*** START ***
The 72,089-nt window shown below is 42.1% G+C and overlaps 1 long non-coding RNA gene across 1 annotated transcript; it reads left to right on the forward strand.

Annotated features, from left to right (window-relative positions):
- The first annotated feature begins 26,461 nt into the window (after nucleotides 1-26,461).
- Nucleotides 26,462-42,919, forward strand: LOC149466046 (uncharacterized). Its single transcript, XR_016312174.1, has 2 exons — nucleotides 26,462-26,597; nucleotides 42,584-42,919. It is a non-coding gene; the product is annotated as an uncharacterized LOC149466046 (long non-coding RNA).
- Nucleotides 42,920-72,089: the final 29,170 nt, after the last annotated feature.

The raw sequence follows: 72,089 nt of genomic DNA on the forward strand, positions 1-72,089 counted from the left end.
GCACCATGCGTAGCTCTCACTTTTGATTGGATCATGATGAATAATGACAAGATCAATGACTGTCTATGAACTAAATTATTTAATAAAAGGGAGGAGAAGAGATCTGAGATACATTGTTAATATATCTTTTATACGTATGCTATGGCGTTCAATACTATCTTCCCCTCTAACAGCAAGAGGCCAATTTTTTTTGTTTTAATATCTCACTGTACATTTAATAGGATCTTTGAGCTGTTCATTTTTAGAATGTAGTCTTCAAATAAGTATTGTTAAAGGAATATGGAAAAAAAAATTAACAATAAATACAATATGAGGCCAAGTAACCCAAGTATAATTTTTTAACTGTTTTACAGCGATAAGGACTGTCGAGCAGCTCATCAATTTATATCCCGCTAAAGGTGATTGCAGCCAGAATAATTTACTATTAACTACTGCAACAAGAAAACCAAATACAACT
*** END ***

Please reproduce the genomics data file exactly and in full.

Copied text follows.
The 72,089-nt window shown below is 42.1% G+C and overlaps 1 long non-coding RNA gene across 1 annotated transcript; it reads left to right on the forward strand.

Annotated features, from left to right (window-relative positions):
- The first annotated feature begins 26,461 nt into the window (after nucleotides 1-26,461).
- Nucleotides 26,462-42,919, forward strand: LOC149466046 (uncharacterized). Its single transcript, XR_016312174.1, has 2 exons — nucleotides 26,462-26,597; nucleotides 42,584-42,919. It is a non-coding gene; the product is annotated as an uncharacterized LOC149466046 (long non-coding RNA).
- Nucleotides 42,920-72,089: the final 29,170 nt, after the last annotated feature.

The raw sequence follows: 72,089 nt of genomic DNA on the forward strand, positions 1-72,089 counted from the left end.
GCACCATGCGTAGCTCTCACTTTTGATTGGATCATGATGAATAATGACAAGATCAATGACTGTCTATGAACTAAATTATTTAATAAAAGGGAGGAGAAGAGATCTGAGATACATTGTTAATATATCTTTTATACGTATGCTATGGCGTTCAATACTATCTTCCCCTCTAACAGCAAGAGGCCAATTTTTTTTGTTTTAATATCTCACTGTACATTTAATAGGATCTTTGAGCTGTTCATTTTTAGAATGTAGTCTTCAAATAAGTATTGTTAAAGGAATATGGAAAAAAAAATTAACAATAAATACAATATGAGGCCAAGTAACCCAAGTATAATTTTTTAACTGTTTTACAGCGATAAGGACTGTCGAGCAGCTCATCAATTTATATCCCGCTAAAGGTGATTGCAGCCAGAATAATTTACTATTAACTACTGCAACAAGAAAACCAAATACAACT